WHSRN:Georgia's Barrier Islands Designated a Landscape of Hemispheric Importance!
We all know that Georgia’s coast is an unparalleled wonder of the world. Now the rest of the world will, too.
This prestigious designation connects our coast with 99 other sites in 14 countries and countless landowners and stewards committed to conserving shorebirds and their habitats. With this announcement, the barrier islands of Georgia’s 100-mile coast have become the 100th WHSRN site.
Read the official press release announcing the designation and learn more about the shorebirds and habitats of Georgia’s barrier islands.
For more information about the WHSRN designation, photos, or other media inquiries, please contact Alice Keyes, OHM Vice President of Coastal Conservation, at (912) 230-6494.
Georgia’s barrier islands provide a rich shorebird environment, annually supporting tens of thousands of migrating shorebirds of more than 20 species. Our coast is especially important to migrating and wintering red knots (Calidris canutus), semipalmated sandpipers (Calidris pusilla) and piping plovers (Charadrius melodus). Georgia has documented more than 50% of the threatened rufa Red Knot subspecies on our coast. We also host significant numbers of nesting American oystercatchers and Wilson’s plovers. Every changing season is a great season for shorebirds across our 100 miles.
One Hundred Miles is proud to be a member of the Georgia Shorebird Alliance (GSA), a partnership between governments, researchers, NGO, and private citizens committed to advancing shorebird and seabird conservation. In early 2016, One Hundred Miles and the GSA nominated Georgia’s barrier islands to be designated a WHSRN ‘Landscape of Hemispheric Importance’ for shorebirds. Since that time, we have worked to coordinate the outreach around this important effort to bring attention to the significance of Georgia’s coast as critical wintering and foraging habitat for migrating shorebirds. This designation will bring increased awareness to our region, promote our nature based economy, and bring international funding opportunities for conservation and research to our coast. We look forward to working with our partners to educate Georgia residents and visitors about the designation and the simple steps we can all take to protect shorebirds and other wildlife.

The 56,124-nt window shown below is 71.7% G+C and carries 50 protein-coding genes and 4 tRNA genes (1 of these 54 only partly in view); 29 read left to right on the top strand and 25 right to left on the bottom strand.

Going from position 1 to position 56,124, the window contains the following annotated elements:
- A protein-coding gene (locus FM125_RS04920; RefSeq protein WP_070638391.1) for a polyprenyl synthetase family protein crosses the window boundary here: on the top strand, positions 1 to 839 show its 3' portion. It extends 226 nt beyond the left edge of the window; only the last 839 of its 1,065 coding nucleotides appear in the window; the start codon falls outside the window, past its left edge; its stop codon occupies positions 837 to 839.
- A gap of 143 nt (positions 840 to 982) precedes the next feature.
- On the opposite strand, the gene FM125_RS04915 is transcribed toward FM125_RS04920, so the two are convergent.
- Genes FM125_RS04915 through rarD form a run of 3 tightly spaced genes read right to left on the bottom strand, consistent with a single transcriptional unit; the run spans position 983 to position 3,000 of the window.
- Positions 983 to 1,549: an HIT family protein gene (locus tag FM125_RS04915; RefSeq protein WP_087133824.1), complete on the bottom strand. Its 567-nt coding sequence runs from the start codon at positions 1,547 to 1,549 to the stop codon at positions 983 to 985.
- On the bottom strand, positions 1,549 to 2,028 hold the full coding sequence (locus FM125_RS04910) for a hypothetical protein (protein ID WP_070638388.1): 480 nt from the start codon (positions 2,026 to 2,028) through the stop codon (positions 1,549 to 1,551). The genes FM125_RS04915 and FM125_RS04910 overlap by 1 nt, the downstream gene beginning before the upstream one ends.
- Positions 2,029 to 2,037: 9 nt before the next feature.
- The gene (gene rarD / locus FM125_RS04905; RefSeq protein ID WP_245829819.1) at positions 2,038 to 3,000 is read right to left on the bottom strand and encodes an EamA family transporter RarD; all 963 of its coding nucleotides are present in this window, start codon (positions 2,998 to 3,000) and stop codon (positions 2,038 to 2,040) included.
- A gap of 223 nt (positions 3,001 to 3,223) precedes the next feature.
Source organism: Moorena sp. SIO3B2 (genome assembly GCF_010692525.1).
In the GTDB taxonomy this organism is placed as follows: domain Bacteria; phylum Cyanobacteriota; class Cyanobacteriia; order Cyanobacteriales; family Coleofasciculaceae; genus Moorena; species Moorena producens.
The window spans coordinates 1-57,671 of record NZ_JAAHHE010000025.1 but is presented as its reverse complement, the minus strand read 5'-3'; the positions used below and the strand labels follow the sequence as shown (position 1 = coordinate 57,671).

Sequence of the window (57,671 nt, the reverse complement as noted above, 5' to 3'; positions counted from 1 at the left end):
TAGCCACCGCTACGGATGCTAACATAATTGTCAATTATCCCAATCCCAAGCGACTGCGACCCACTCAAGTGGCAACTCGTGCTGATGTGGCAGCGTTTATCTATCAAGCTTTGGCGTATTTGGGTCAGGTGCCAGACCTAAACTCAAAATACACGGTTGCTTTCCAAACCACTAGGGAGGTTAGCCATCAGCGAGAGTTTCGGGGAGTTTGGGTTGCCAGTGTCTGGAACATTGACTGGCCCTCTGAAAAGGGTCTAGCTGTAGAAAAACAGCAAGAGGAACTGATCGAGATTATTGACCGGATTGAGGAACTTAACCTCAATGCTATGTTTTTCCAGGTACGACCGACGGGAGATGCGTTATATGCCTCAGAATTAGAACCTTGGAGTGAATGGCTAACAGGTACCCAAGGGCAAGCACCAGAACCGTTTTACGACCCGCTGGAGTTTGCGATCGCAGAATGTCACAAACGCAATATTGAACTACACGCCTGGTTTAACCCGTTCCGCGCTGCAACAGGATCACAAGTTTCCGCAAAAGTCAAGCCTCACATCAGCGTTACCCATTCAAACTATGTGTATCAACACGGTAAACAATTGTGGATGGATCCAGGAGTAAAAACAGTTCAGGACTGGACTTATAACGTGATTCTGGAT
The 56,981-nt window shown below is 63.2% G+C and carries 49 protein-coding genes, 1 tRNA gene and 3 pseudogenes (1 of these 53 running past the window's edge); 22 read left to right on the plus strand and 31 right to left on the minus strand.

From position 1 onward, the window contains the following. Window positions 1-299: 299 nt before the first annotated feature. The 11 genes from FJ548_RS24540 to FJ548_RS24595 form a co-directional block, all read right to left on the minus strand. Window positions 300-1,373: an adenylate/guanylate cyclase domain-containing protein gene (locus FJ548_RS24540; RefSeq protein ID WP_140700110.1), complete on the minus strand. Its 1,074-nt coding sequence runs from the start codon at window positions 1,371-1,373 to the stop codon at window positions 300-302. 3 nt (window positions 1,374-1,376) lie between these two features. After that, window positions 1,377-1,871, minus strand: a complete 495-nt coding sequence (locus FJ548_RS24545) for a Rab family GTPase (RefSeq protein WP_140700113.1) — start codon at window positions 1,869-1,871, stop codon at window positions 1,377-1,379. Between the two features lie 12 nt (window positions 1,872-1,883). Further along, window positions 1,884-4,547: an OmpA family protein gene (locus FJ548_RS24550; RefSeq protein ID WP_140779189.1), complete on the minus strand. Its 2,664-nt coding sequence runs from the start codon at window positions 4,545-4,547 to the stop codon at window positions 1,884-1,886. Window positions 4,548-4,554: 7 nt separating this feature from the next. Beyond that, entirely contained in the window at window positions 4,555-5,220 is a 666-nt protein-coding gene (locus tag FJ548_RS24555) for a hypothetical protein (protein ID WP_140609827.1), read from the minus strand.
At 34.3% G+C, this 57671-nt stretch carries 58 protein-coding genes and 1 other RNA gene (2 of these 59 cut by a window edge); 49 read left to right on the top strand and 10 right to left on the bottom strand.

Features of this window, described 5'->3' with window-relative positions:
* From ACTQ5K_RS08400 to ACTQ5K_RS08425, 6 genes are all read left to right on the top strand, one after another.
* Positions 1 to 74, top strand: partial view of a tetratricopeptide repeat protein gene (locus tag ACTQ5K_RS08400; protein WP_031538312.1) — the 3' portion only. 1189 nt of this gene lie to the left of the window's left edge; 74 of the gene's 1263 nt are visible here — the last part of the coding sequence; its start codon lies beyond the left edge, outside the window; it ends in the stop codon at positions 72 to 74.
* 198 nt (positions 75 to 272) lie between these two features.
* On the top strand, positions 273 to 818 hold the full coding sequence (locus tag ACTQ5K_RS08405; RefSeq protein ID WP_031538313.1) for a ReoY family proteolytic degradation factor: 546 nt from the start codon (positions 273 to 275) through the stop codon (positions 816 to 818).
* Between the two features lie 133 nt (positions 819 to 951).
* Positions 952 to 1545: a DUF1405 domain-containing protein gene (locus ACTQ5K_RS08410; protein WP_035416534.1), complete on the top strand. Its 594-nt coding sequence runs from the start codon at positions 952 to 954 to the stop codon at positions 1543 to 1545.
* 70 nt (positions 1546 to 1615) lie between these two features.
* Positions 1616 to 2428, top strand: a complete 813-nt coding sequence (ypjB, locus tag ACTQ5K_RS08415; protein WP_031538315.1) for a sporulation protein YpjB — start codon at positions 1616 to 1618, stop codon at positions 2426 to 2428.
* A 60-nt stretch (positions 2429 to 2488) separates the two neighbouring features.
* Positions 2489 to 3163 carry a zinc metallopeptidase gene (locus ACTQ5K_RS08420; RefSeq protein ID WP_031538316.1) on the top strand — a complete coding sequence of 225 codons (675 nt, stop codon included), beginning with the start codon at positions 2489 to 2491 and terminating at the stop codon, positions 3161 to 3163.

The Western Hemisphere Shorebird Reserve Network
The Western Hemisphere Shorebird Reserve Network (WHSRN) is a long-standing conservation strategy for celebrating and protecting shorebirds over a wide geographic range in North and South America. There are currently 99 other North America meeting WHSRN criteria, supporting shorebirds in all three stages of habitat need: nesting, migration, and non-nesting. The Altamaha River Delta was dedicated as a coastal Georgia site of regional importance by the WHSRN Council in 1999.
Biologists and bird enthusiasts recognize that valuable shorebird habitat is found through the entirety of our coastal landscape – this includes the Altamaha River Delta, as well as the estuaries, salt marshes, barrier island beaches, and sand bars.
A WHSRN designation is non-regulatory and serves to:
- Raise public awareness about the value of shorebirds and the importance of coastal habitats.
- Recognize a unique system of international sites across the western hemisphere and conservation efforts in those areas.
- Promote a suite of year-round conservation activities and education to help protect shorebird species of concern.
- Generate conservation funding opportunities.
- Act as a resource for planning and conservation efforts related to shorebird and habitat conservation.
Join us in celebrating Georgia’s barrier islands as the 100th WHSRN site!
Photos by Brad Winn, Manomet.